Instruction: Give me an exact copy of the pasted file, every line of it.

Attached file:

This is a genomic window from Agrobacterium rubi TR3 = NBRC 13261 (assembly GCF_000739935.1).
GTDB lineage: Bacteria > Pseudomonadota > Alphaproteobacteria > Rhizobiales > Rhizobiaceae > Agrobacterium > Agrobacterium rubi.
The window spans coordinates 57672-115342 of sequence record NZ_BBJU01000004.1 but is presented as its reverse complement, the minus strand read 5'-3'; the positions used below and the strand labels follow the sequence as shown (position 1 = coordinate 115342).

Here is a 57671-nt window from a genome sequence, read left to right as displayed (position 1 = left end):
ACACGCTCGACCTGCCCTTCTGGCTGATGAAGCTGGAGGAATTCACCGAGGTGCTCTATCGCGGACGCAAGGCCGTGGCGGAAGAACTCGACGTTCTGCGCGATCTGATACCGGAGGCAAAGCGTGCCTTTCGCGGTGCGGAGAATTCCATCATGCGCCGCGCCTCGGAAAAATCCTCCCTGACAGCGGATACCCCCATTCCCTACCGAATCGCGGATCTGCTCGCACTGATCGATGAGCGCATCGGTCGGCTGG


This is a genomic window from Agrobacterium rubi TR3 = NBRC 13261 (assembly GCF_000739935.1).
GTDB lineage: Bacteria > Pseudomonadota > Alphaproteobacteria > Rhizobiales > Rhizobiaceae > Agrobacterium > Agrobacterium rubi.
The window spans coordinates 57672-115342 of sequence record NZ_BBJU01000004.1 but is presented as its reverse complement, the minus strand read 5'-3'; the positions used below and the strand labels follow the sequence as shown (position 1 = coordinate 115342).

Here is a 57671-nt window from a genome sequence, read left to right as displayed (position 1 = left end):
ACACGCTCGACCTGCCCTTCTGGCTGATGAAGCTGGAGGAATTCACCGAGGTGCTCTATCGCGGACGCAAGGCCGTGGCGGAAGAACTCGACGTTCTGCGCGATCTGATACCGGAGGCAAAGCGTGCCTTTCGCGGTGCGGAGAATTCCATCATGCGCCGCGCCTCGGAAAAATCCTCCCTGACAGCGGATACCCCCATTCCCTACCGAATCGCGGATCTGCTCGCACTGATCGATGAGCGCATCGGTCGGCTGG